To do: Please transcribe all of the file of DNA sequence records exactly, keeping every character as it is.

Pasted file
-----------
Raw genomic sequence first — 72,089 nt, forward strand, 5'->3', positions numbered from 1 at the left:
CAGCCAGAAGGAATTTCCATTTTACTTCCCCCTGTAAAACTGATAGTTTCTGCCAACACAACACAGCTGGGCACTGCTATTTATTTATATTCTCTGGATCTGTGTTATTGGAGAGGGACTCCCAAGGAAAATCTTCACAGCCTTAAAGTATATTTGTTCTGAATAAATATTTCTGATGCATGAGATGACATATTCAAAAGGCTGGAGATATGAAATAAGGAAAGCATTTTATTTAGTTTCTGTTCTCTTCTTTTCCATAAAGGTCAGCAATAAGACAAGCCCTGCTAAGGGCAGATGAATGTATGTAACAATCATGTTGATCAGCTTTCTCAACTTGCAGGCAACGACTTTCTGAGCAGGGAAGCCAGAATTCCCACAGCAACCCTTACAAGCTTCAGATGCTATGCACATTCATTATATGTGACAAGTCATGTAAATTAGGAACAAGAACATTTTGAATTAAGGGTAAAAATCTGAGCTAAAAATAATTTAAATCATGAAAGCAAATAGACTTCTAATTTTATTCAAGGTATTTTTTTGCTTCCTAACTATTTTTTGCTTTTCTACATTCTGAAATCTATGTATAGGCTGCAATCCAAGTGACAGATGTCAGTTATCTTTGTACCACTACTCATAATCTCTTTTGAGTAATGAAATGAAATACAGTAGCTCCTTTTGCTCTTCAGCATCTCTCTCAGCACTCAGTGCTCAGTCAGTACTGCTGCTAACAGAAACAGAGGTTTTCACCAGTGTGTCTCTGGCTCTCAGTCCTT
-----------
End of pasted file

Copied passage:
Raw genomic sequence first — 72,089 nt, forward strand, 5'->3', positions numbered from 1 at the left:
CAGCCAGAAGGAATTTCCATTTTACTTCCCCCTGTAAAACTGATAGTTTCTGCCAACACAACACAGCTGGGCACTGCTATTTATTTATATTCTCTGGATCTGTGTTATTGGAGAGGGACTCCCAAGGAAAATCTTCACAGCCTTAAAGTATATTTGTTCTGAATAAATATTTCTGATGCATGAGATGACATATTCAAAAGGCTGGAGATATGAAATAAGGAAAGCATTTTATTTAGTTTCTGTTCTCTTCTTTTCCATAAAGGTCAGCAATAAGACAAGCCCTGCTAAGGGCAGATGAATGTATGTAACAATCATGTTGATCAGCTTTCTCAACTTGCAGGCAACGACTTTCTGAGCAGGGAAGCCAGAATTCCCACAGCAACCCTTACAAGCTTCAGATGCTATGCACATTCATTATATGTGACAAGTCATGTAAATTAGGAACAAGAACATTTTGAATTAAGGGTAAAAATCTGAGCTAAAAATAATTTAAATCATGAAAGCAAATAGACTTCTAATTTTATTCAAGGTATTTTTTTGCTTCCTAACTATTTTTTGCTTTTCTACATTCTGAAATCTATGTATAGGCTGCAATCCAAGTGACAGATGTCAGTTATCTTTGTACCACTACTCATAATCTCTTTTGAGTAATGAAATGAAATACAGTAGCTCCTTTTGCTCTTCAGCATCTCTCTCAGCACTCAGTGCTCAGTCAGTACTGCTGCTAACAGAAACAGAGGTTTTCACCAGTGTGTCTCTGGCTCTCAGTCCTT